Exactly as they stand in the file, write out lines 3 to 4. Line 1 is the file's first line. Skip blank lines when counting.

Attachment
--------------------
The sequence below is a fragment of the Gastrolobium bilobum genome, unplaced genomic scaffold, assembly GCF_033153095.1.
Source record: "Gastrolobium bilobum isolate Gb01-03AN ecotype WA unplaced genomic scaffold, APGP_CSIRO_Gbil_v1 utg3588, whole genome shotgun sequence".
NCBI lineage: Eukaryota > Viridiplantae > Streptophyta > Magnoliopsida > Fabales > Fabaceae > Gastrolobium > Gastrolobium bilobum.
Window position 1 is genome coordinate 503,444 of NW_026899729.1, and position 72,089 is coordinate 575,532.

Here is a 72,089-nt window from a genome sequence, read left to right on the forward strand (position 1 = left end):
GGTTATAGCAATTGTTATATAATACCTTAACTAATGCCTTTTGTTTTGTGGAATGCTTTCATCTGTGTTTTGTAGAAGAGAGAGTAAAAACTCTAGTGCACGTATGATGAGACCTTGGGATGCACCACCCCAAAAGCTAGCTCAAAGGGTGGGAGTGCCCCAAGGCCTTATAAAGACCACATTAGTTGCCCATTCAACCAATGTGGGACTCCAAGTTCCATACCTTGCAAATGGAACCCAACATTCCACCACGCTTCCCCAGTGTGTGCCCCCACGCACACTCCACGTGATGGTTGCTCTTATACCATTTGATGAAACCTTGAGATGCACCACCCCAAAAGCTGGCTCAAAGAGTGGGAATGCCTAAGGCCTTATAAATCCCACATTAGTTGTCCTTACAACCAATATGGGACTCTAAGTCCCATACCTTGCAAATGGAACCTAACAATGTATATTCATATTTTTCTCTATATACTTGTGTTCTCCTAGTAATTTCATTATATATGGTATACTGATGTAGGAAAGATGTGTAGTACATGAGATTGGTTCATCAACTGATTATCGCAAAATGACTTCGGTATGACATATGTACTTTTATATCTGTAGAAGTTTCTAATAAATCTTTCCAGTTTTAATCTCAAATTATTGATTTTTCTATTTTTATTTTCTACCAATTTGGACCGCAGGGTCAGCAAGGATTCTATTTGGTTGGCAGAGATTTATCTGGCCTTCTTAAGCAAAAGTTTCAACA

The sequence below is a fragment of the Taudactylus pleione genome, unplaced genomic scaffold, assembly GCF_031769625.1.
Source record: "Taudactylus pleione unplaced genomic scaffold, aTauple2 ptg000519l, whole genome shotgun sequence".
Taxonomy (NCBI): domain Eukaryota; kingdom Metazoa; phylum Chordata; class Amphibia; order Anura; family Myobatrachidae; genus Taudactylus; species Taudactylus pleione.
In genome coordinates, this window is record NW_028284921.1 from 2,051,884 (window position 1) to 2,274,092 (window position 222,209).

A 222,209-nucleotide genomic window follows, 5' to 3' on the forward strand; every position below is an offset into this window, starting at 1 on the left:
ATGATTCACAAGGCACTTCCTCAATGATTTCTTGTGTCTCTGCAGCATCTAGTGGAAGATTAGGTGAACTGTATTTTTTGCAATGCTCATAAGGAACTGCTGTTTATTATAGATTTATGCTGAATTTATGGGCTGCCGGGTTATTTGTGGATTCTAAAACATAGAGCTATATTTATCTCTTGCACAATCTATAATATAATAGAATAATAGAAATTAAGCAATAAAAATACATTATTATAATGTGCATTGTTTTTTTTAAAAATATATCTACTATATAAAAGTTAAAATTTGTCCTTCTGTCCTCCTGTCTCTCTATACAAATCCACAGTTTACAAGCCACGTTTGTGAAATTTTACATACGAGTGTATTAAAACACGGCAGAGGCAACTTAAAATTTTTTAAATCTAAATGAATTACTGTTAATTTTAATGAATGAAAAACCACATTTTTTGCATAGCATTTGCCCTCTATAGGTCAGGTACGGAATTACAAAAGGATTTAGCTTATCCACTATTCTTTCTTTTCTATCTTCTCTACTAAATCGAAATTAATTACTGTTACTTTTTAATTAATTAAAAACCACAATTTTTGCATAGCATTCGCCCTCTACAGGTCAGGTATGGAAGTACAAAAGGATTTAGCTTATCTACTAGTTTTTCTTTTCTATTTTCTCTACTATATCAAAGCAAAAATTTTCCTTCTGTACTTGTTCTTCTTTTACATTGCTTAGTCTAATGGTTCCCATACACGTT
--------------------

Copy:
NCBI lineage: Eukaryota > Viridiplantae > Streptophyta > Magnoliopsida > Fabales > Fabaceae > Gastrolobium > Gastrolobium bilobum.
Window position 1 is genome coordinate 503,444 of NW_026899729.1, and position 72,089 is coordinate 575,532.